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Entire Conn. ghost town goes up for sale

The collection of quaint but somewhat-neglected Victorian-style buildings includes an old-time general store, post office, a mill and a covered bridge. The village of Johnsonville was supposed to be a tourist attraction but now sits abandoned. The asking price is $1.9 million.

WASHINGTON — An abandoned ghost town sprawled across more than five acres in coastal Connecticut is on the market.

The collection of quaint but somewhat-neglected Victorian-style homes and buildings, known as Johnsonville, sits on 62 acres in the Moodus section of East Haddam, Connecticut, a small town of less than 10,000 about an hour away from New Haven.  It includes an old-time general store, post office, a mill and a covered bridge.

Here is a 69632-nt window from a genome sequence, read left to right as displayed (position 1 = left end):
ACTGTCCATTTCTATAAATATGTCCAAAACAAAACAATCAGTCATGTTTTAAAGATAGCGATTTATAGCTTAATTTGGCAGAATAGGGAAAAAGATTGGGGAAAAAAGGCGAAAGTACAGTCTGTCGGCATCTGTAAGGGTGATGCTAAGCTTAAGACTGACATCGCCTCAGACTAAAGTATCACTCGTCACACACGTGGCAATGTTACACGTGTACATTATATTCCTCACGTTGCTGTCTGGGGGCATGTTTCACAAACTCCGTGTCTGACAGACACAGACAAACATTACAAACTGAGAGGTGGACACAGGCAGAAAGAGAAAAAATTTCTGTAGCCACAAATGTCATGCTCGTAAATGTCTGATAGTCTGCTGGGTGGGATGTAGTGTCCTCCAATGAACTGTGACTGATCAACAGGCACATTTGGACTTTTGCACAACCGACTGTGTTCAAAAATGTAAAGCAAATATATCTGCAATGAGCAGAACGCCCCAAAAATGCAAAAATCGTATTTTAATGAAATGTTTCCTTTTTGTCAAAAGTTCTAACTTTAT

The asking price for the village is $1.9 million.

The history of Johnsonville dates back to the 1800s, when the area was part of a thriving mill community. Much later, in the 1960s, a millionaire industrialist purchased the land around the old mill and moved other Victorian-era buildings to the area in hopes of creating a tourist attraction, according to an article about the town’s history in The Hartford Courant.

The current owner of the property is a Danbury, Connecticut-based hotel company, Meyer Jabara Hotels which paid $2.5 million for the property in 2001, according to The Hartford Courant.

The property has gone up for sale before. In a 2014 online auction, the town sold for $1.9 million. But the winning bidder was unable to close the purchase and the deal fell through. More recently, the property was on the market in the spring of 2015 with an asking price of $2.4 million.

Potential uses of the land have included plans for a senior living center, a destination spa, an equestrian center, a vineyard and a set for a movie company.


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